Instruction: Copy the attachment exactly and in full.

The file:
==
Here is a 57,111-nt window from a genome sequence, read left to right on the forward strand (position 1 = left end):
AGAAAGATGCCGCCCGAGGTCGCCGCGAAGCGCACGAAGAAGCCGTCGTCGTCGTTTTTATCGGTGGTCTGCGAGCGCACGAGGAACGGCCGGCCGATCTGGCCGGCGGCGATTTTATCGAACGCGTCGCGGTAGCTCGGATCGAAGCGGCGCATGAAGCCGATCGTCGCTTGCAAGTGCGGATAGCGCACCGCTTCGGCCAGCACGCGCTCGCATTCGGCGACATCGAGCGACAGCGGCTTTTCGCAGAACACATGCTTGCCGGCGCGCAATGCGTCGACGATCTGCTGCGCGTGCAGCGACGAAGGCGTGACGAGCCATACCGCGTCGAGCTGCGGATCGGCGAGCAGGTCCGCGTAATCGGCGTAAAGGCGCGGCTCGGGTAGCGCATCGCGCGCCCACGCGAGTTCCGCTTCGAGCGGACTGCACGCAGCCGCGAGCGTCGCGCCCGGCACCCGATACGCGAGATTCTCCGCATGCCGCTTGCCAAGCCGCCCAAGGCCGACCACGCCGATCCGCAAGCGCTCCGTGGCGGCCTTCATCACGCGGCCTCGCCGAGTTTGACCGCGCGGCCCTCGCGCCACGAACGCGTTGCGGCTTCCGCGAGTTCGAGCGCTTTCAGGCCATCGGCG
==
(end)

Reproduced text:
Here is a 57,111-nt window from a genome sequence, read left to right on the forward strand (position 1 = left end):
AGAAAGATGCCGCCCGAGGTCGCCGCGAAGCGCACGAAGAAGCCGTCGTCGTCGTTTTTATCGGTGGTCTGCGAGCGCACGAGGAACGGCCGGCCGATCTGGCCGGCGGCGATTTTATCGAACGCGTCGCGGTAGCTCGGATCGAAGCGGCGCATGAAGCCGATCGTCGCTTGCAAGTGCGGATAGCGCACCGCTTCGGCCAGCACGCGCTCGCATTCGGCGACATCGAGCGACAGCGGCTTTTCGCAGAACACATGCTTGCCGGCGCGCAATGCGTCGACGATCTGCTGCGCGTGCAGCGACGAAGGCGTGACGAGCCATACCGCGTCGAGCTGCGGATCGGCGAGCAGGTCCGCGTAATCGGCGTAAAGGCGCGGCTCGGGTAGCGCATCGCGCGCCCACGCGAGTTCCGCTTCGAGCGGACTGCACGCAGCCGCGAGCGTCGCGCCCGGCACCCGATACGCGAGATTCTCCGCATGCCGCTTGCCAAGCCGCCCAAGGCCGACCACGCCGATCCGCAAGCGCTCCGTGGCGGCCTTCATCACGCGGCCTCGCCGAGTTTGACCGCGCGGCCCTCGCGCCACGAACGCGTTGCGGCTTCCGCGAGTTCGAGCGCTTTCAGGCCATCGGCG